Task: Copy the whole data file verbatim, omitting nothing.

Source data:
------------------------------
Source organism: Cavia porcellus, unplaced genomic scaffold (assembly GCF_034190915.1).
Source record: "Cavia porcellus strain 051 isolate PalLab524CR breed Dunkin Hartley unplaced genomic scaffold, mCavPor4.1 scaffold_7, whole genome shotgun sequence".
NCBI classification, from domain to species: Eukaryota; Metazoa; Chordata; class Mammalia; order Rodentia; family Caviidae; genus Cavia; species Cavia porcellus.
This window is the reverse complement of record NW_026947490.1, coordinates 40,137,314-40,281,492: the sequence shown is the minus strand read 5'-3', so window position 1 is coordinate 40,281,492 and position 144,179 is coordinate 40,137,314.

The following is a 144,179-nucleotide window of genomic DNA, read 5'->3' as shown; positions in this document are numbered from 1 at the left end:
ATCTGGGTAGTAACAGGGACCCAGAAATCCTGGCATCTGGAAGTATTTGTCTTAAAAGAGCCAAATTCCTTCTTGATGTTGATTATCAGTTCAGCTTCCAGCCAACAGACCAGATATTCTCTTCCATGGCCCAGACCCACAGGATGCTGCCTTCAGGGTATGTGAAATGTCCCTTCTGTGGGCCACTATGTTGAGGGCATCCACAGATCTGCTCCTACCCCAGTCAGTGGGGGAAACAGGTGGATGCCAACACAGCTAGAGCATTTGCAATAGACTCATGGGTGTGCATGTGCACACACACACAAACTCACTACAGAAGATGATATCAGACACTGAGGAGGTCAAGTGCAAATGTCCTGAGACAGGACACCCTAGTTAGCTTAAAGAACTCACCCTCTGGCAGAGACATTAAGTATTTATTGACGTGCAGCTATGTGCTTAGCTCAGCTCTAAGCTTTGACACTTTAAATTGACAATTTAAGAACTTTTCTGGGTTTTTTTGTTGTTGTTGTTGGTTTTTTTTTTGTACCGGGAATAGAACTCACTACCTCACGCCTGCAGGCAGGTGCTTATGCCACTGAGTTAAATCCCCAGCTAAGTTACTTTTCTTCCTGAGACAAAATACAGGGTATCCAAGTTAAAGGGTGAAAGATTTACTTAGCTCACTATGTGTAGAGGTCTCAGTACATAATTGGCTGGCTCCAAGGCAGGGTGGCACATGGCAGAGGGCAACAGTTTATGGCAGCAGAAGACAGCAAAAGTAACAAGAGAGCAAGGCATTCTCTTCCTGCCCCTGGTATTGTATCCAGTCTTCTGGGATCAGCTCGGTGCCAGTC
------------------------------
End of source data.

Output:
Source organism: Cavia porcellus, unplaced genomic scaffold (assembly GCF_034190915.1).
Source record: "Cavia porcellus strain 051 isolate PalLab524CR breed Dunkin Hartley unplaced genomic scaffold, mCavPor4.1 scaffold_7, whole genome shotgun sequence".
NCBI classification, from domain to species: Eukaryota; Metazoa; Chordata; class Mammalia; order Rodentia; family Caviidae; genus Cavia; species Cavia porcellus.
This window is the reverse complement of record NW_026947490.1, coordinates 40,137,314-40,281,492: the sequence shown is the minus strand read 5'-3', so window position 1 is coordinate 40,281,492 and position 144,179 is coordinate 40,137,314.

The following is a 144,179-nucleotide window of genomic DNA, read 5'->3' as shown; positions in this document are numbered from 1 at the left end:
ATCTGGGTAGTAACAGGGACCCAGAAATCCTGGCATCTGGAAGTATTTGTCTTAAAAGAGCCAAATTCCTTCTTGATGTTGATTATCAGTTCAGCTTCCAGCCAACAGACCAGATATTCTCTTCCATGGCCCAGACCCACAGGATGCTGCCTTCAGGGTATGTGAAATGTCCCTTCTGTGGGCCACTATGTTGAGGGCATCCACAGATCTGCTCCTACCCCAGTCAGTGGGGGAAACAGGTGGATGCCAACACAGCTAGAGCATTTGCAATAGACTCATGGGTGTGCATGTGCACACACACACAAACTCACTACAGAAGATGATATCAGACACTGAGGAGGTCAAGTGCAAATGTCCTGAGACAGGACACCCTAGTTAGCTTAAAGAACTCACCCTCTGGCAGAGACATTAAGTATTTATTGACGTGCAGCTATGTGCTTAGCTCAGCTCTAAGCTTTGACACTTTAAATTGACAATTTAAGAACTTTTCTGGGTTTTTTTGTTGTTGTTGTTGGTTTTTTTTTTGTACCGGGAATAGAACTCACTACCTCACGCCTGCAGGCAGGTGCTTATGCCACTGAGTTAAATCCCCAGCTAAGTTACTTTTCTTCCTGAGACAAAATACAGGGTATCCAAGTTAAAGGGTGAAAGATTTACTTAGCTCACTATGTGTAGAGGTCTCAGTACATAATTGGCTGGCTCCAAGGCAGGGTGGCACATGGCAGAGGGCAACAGTTTATGGCAGCAGAAGACAGCAAAAGTAACAAGAGAGCAAGGCATTCTCTTCCTGCCCCTGGTATTGTATCCAGTCTTCTGGGATCAGCTCGGTGCCAGTC